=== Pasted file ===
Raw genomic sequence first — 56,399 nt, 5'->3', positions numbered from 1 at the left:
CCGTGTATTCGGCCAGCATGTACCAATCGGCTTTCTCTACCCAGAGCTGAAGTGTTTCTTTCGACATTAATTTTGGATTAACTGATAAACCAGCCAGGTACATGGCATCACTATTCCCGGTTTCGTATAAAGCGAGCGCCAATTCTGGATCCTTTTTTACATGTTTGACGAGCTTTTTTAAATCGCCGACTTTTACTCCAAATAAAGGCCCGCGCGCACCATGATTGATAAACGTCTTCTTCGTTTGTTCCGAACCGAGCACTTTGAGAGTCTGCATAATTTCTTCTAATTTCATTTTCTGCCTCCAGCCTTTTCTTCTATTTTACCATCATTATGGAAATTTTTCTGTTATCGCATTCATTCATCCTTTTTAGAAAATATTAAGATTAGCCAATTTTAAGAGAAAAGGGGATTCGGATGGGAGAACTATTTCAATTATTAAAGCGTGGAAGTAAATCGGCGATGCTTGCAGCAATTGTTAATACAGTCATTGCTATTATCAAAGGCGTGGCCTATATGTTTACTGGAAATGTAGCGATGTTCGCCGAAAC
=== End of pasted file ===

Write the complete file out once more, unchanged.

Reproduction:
Raw genomic sequence first — 56,399 nt, 5'->3', positions numbered from 1 at the left:
CCGTGTATTCGGCCAGCATGTACCAATCGGCTTTCTCTACCCAGAGCTGAAGTGTTTCTTTCGACATTAATTTTGGATTAACTGATAAACCAGCCAGGTACATGGCATCACTATTCCCGGTTTCGTATAAAGCGAGCGCCAATTCTGGATCCTTTTTTACATGTTTGACGAGCTTTTTTAAATCGCCGACTTTTACTCCAAATAAAGGCCCGCGCGCACCATGATTGATAAACGTCTTCTTCGTTTGTTCCGAACCGAGCACTTTGAGAGTCTGCATAATTTCTTCTAATTTCATTTTCTGCCTCCAGCCTTTTCTTCTATTTTACCATCATTATGGAAATTTTTCTGTTATCGCATTCATTCATCCTTTTTAGAAAATATTAAGATTAGCCAATTTTAAGAGAAAAGGGGATTCGGATGGGAGAACTATTTCAATTATTAAAGCGTGGAAGTAAATCGGCGATGCTTGCAGCAATTGTTAATACAGTCATTGCTATTATCAAAGGCGTGGCCTATATGTTTACTGGAAATGTAGCGATGTTCGCCGAAAC